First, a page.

Yeah. Thanks man. Good tip. Ill remember that. I can hit the not so steep ones and get good air and preload good but the steeps get to me haha. But I think what you said will help alot
    its hard because the jumps that are either have long ramps or are not steep you actually are in theory almost "riding off".
    the suspension gets time to fully decompress by itself or doesn't compress at all, so you can just relax and ride off like its part of the trail.

    __________________________________________________ _______________

    now compare this to a very short take off ramp, or a very steep lip, or even a not so steep ramp, but one that you hit coming in hot. When you hit these the bike suddenly has a huge change in direction. Full suspension bikes especially are going to fight you here, because they are DESIGNED to soak up the hit.

    so what happens if you do nothing?

    A) the fork compresses as you go up the short ramp, or the steep lip.
    B) this throws your weight off, most likely forward on the bike, at the very least bracing hard on the handlebars
    C) now the rear doesn't have a lot of weight on it, so the the shock doesnt compress nearly as much as the fork did, and the bike now tries to "buck" on the jump because the rear wheel has a much easier / less weighted time riding up the face of the ramp.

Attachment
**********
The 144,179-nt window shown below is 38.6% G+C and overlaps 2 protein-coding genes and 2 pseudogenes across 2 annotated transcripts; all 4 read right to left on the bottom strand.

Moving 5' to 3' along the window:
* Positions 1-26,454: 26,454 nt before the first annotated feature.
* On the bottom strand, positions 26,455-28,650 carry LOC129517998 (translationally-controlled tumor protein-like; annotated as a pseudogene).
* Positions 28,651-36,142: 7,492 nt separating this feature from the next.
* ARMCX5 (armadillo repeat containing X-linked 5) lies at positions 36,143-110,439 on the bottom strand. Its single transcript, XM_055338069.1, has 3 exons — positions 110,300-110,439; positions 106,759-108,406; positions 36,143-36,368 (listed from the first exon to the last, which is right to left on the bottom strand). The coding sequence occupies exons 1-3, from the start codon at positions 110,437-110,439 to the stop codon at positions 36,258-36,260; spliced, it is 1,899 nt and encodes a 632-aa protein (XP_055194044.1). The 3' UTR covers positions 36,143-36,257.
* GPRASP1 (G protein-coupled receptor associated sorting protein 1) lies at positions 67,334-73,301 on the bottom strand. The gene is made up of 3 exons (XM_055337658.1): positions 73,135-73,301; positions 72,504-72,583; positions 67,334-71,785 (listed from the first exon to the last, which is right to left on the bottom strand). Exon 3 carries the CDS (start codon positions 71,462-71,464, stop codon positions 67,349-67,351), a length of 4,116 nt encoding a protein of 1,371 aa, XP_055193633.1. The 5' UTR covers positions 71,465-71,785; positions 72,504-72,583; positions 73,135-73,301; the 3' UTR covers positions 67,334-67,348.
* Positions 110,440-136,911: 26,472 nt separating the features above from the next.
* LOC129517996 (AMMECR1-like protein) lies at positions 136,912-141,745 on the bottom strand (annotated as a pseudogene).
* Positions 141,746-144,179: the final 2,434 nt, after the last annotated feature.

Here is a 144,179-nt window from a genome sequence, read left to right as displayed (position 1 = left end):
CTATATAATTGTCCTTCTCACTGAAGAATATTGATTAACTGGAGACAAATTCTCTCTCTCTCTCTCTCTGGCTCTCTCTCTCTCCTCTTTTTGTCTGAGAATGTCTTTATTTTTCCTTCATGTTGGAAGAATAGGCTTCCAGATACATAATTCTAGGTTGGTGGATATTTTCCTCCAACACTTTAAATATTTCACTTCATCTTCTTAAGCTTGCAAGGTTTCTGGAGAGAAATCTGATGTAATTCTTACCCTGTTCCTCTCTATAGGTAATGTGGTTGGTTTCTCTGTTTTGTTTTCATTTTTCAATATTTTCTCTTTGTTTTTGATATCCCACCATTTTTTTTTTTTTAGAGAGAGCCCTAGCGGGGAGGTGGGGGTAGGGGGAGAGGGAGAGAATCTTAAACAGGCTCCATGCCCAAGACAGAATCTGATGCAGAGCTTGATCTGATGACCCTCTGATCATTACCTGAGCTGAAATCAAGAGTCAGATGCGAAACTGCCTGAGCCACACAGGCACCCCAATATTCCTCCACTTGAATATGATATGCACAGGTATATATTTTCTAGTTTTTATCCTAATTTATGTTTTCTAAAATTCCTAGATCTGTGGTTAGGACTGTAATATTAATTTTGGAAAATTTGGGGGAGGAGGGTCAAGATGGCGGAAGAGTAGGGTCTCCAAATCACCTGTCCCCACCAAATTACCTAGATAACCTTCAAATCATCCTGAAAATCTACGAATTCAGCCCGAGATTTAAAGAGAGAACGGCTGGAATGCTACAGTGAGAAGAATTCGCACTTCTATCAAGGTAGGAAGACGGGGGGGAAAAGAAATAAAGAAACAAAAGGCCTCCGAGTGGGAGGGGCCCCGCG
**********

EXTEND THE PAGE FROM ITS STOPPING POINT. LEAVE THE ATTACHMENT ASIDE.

so at this point you are either going over the bars, or you are going to be all screwed up in the air fighting a bike that has just randomly kicked you into the air depending on how fast you came in, how much rebound your shocks have and how steep the lip was.

    Again I am no expert but having watching tons of riders at 120fps to 240fps and doing a lot of these jumps in the last year, the only way to do these kinds of jumps is to take the control of the bike back from the jump and into your hands.

    and the only way to do this especially on a full suspension bike is to load the bike down and pretty much 45 degrees into the face of the ramp.

    its not a massive aggressive move though its subtle and well timed, and relaxed.

    when you do it right you can just feel that the bike and your body WANTS to leave the ramp, and that's when you can stand aggressively and just pop for air.

    if the bike doesnt feel like it wants to jump because your didnt load it, if you stand aggressively for big air you are just going to literally go flying off the bike (I did that plenty).

    A very good indication that you are not pre-loading well is when you jump often a foot comes off the pedal or you feel like your feet want to come off the pedals.

    Hope I am helping, again I am no expert, but I am a very good at observation (IMO).

  6. #6
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    Quote Originally Posted by jasonjm View Post
    its hard because the jumps that are either have long ramps or are not steep you actually are in theory almost "riding off".
    the suspension gets time to fully decompress by itself or doesn't compress at all, so you can just relax and ride off like its part of the trail.

    __________________________________________________ _______________